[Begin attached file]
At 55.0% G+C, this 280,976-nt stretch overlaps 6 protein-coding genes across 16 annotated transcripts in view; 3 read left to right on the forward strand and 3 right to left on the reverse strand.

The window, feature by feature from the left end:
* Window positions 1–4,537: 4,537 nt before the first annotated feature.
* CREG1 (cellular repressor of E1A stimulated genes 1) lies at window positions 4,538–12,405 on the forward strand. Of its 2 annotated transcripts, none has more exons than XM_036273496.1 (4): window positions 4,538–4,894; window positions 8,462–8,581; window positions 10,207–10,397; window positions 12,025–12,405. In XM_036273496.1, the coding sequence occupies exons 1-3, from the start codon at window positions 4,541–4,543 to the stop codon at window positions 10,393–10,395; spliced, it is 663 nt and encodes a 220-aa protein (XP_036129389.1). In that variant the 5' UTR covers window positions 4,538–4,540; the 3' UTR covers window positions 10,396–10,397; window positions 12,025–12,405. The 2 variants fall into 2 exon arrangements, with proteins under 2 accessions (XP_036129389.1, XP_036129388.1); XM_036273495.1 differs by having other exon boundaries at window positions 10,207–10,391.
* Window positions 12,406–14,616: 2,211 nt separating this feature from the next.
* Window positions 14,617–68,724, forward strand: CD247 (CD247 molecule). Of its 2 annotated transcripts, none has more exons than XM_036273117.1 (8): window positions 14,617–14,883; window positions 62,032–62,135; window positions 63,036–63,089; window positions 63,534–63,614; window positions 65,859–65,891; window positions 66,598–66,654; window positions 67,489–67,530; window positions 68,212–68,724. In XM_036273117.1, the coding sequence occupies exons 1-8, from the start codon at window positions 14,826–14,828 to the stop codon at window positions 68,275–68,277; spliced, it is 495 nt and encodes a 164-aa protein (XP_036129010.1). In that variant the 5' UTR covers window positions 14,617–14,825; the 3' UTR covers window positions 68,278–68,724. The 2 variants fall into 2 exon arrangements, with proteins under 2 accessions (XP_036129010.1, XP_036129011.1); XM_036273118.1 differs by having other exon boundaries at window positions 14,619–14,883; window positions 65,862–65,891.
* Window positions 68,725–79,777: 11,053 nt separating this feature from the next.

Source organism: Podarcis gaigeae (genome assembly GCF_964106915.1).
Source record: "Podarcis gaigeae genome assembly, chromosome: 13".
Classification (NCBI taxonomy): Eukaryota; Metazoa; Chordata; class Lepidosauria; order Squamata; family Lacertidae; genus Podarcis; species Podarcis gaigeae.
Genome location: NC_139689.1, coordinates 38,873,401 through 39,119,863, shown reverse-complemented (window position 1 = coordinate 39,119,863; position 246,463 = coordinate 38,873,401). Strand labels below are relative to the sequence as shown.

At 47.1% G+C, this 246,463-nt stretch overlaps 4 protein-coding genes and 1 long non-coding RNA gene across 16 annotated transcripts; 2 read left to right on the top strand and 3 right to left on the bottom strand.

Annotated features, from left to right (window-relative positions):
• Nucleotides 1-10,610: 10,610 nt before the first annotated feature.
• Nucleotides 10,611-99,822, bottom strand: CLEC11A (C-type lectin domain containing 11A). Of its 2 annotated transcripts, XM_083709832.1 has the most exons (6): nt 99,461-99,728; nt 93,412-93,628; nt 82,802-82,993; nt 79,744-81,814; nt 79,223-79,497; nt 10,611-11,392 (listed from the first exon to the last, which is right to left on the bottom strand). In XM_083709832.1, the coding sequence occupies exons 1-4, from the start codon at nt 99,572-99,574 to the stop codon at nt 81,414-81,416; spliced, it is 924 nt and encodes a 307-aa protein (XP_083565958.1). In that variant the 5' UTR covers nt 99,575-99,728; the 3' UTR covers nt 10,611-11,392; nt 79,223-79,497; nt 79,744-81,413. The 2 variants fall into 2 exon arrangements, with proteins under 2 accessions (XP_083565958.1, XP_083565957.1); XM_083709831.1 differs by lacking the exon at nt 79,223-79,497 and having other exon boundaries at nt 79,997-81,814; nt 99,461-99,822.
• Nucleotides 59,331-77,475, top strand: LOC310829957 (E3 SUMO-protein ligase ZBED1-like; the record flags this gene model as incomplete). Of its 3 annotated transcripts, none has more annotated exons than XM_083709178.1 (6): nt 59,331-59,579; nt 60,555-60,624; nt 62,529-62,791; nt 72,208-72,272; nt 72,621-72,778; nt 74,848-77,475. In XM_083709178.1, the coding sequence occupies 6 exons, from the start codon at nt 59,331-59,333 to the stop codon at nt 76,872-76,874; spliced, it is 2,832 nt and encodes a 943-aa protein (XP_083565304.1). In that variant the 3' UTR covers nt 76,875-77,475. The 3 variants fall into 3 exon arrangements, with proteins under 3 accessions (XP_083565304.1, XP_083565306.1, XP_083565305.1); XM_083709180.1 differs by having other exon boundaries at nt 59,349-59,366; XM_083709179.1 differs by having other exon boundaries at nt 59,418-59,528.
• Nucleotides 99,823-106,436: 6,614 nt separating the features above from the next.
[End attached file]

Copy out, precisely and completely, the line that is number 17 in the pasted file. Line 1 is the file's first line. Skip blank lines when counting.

• Nucleotides 99,823-106,436: 6,614 nt separating the features above from the next.